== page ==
Surgery's #Metoo Movement - Results of a Sexual Harassment Survey in an Academic Institution
Jacqueline Wu, *Susan Kartiko, *Aditi Kapil
Baystate Medical Center, Springfield, MA
Objective: To determine the prevalence of sexual harassment among general surgery residents and teaching faculty at an academic medical center as well as to analyze the differences in incidence of sexual harassment between males and females, trainees and attendings.
Design: Anonymous, validated online survey
Setting: Academic medical center
Patients: not applicable
Interventions: not applicable
Main Outcome Measures: incidence of sexual harassment within 12 months of the survey and differences in the incidence between genders, trainees and faculty.
Results: Eighty-six individuals (39 residents, 47 faculty) received the survey. Overall response rate was 74.4% (90% of residents; 62% of faculty). Seventy-one percent and 63% of residents reported witnessing or experiencing sexual harassment respectively within the past 12 months while prevalence was 62% and 48% for faculty. Frequency of sexual harassment was not statistically different between males and females and residents and faculty. Fifty percent of sexual harassment occurred on hospital grounds; 73% occurred between members of the surgery department. Half of the offenders were a person of authority. The majority of those experiencing sexual harassment did not report the incident (82%).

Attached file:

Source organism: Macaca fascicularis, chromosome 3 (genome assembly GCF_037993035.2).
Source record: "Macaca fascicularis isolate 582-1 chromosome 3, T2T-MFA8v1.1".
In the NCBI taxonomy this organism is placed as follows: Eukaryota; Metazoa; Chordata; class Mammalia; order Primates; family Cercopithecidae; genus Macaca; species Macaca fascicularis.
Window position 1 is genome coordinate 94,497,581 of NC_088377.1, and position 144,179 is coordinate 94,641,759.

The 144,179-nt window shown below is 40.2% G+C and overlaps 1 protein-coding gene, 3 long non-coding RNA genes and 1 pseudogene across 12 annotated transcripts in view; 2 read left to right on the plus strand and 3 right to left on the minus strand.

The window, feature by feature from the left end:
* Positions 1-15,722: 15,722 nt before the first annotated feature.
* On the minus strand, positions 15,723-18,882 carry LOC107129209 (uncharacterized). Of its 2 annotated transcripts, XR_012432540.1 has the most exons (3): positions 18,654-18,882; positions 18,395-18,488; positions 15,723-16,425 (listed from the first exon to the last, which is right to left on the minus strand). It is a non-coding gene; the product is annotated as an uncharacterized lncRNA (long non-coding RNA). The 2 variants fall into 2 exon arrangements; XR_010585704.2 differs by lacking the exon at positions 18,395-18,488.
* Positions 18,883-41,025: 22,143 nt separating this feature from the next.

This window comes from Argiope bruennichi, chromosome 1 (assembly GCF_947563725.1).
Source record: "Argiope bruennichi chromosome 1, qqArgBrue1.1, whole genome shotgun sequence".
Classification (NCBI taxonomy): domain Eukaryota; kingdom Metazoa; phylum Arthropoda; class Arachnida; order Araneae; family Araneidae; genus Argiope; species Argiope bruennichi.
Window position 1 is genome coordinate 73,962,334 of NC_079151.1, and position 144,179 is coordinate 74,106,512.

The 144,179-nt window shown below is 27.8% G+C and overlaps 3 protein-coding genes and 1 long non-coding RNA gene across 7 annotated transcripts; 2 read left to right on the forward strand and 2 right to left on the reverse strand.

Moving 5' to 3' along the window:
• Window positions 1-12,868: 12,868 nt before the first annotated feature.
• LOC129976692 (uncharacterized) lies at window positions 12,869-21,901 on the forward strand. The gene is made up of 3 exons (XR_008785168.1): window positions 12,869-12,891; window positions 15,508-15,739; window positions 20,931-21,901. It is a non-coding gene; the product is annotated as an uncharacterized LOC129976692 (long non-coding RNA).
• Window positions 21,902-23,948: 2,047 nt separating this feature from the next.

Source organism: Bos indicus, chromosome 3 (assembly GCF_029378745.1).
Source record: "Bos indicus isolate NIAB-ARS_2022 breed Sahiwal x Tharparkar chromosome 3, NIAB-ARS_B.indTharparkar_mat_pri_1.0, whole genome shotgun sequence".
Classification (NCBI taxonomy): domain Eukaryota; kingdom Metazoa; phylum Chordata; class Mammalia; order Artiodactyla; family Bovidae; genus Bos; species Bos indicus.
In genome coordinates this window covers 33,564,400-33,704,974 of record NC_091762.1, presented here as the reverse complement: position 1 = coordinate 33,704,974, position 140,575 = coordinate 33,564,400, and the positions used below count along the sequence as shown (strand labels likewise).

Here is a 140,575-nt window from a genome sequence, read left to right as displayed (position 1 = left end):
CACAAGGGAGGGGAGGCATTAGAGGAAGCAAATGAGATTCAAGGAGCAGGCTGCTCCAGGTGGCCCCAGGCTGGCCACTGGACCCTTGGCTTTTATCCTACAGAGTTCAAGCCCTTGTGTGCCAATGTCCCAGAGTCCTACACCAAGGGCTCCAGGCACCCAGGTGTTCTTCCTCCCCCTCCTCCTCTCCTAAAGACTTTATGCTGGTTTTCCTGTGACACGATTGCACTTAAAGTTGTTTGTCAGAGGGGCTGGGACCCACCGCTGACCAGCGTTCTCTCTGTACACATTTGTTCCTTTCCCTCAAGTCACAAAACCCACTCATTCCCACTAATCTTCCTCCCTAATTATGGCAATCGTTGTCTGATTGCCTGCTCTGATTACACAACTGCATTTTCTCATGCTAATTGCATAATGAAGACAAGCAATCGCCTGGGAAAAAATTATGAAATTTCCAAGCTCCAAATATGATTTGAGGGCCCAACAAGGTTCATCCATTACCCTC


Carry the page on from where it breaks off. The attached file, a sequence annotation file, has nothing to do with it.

Conclusions: Sexual harassment is prevalent in academic institutions among both residents and faculty of all genders. Our data is similar to older data of other academic institutions and departments. More education around recognizing, preventing and reporting sexual harassment is needed. Further study involving multiple institutions is necessary to better assess the extent of this issue.